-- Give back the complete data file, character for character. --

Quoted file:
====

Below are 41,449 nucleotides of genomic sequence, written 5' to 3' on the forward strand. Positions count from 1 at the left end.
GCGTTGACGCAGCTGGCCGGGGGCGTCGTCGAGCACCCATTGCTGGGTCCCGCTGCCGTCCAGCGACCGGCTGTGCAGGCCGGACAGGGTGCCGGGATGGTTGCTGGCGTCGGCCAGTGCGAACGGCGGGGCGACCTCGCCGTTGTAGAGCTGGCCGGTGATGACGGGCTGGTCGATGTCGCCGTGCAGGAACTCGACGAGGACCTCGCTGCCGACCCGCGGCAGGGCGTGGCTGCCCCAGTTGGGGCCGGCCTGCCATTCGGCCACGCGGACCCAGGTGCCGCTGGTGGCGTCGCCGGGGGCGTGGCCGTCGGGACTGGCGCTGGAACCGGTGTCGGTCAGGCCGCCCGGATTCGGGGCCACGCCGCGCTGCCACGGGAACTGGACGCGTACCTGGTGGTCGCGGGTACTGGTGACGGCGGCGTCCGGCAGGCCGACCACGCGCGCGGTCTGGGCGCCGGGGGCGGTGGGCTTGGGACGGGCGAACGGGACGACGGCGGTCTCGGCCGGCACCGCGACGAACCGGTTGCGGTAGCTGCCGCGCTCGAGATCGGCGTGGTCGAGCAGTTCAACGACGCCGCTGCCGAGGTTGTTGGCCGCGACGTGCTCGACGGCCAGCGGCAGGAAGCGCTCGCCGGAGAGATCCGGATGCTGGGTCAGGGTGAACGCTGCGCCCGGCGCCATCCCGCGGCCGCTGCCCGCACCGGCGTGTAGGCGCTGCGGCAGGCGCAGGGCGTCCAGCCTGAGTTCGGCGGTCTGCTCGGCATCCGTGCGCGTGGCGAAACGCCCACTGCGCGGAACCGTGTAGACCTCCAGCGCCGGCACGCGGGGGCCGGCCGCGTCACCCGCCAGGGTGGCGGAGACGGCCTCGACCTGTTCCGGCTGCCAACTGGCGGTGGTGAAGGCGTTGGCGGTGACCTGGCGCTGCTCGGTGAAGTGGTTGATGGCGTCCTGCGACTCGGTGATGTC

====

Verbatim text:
Below are 41,449 nucleotides of genomic sequence, written 5' to 3' on the forward strand. Positions count from 1 at the left end.
GCGTTGACGCAGCTGGCCGGGGGCGTCGTCGAGCACCCATTGCTGGGTCCCGCTGCCGTCCAGCGACCGGCTGTGCAGGCCGGACAGGGTGCCGGGATGGTTGCTGGCGTCGGCCAGTGCGAACGGCGGGGCGACCTCGCCGTTGTAGAGCTGGCCGGTGATGACGGGCTGGTCGATGTCGCCGTGCAGGAACTCGACGAGGACCTCGCTGCCGACCCGCGGCAGGGCGTGGCTGCCCCAGTTGGGGCCGGCCTGCCATTCGGCCACGCGGACCCAGGTGCCGCTGGTGGCGTCGCCGGGGGCGTGGCCGTCGGGACTGGCGCTGGAACCGGTGTCGGTCAGGCCGCCCGGATTCGGGGCCACGCCGCGCTGCCACGGGAACTGGACGCGTACCTGGTGGTCGCGGGTACTGGTGACGGCGGCGTCCGGCAGGCCGACCACGCGCGCGGTCTGGGCGCCGGGGGCGGTGGGCTTGGGACGGGCGAACGGGACGACGGCGGTCTCGGCCGGCACCGCGACGAACCGGTTGCGGTAGCTGCCGCGCTCGAGATCGGCGTGGTCGAGCAGTTCAACGACGCCGCTGCCGAGGTTGTTGGCCGCGACGTGCTCGACGGCCAGCGGCAGGAAGCGCTCGCCGGAGAGATCCGGATGCTGGGTCAGGGTGAACGCTGCGCCCGGCGCCATCCCGCGGCCGCTGCCCGCACCGGCGTGTAGGCGCTGCGGCAGGCGCAGGGCGTCCAGCCTGAGTTCGGCGGTCTGCTCGGCATCCGTGCGCGTGGCGAAACGCCCACTGCGCGGAACCGTGTAGACCTCCAGCGCCGGCACGCGGGGGCCGGCCGCGTCACCCGCCAGGGTGGCGGAGACGGCCTCGACCTGTTCCGGCTGCCAACTGGCGGTGGTGAAGGCGTTGGCGGTGACCTGGCGCTGCTCGGTGAAGTGGTTGATGGCGTCCTGCGACTCGGTGATGTC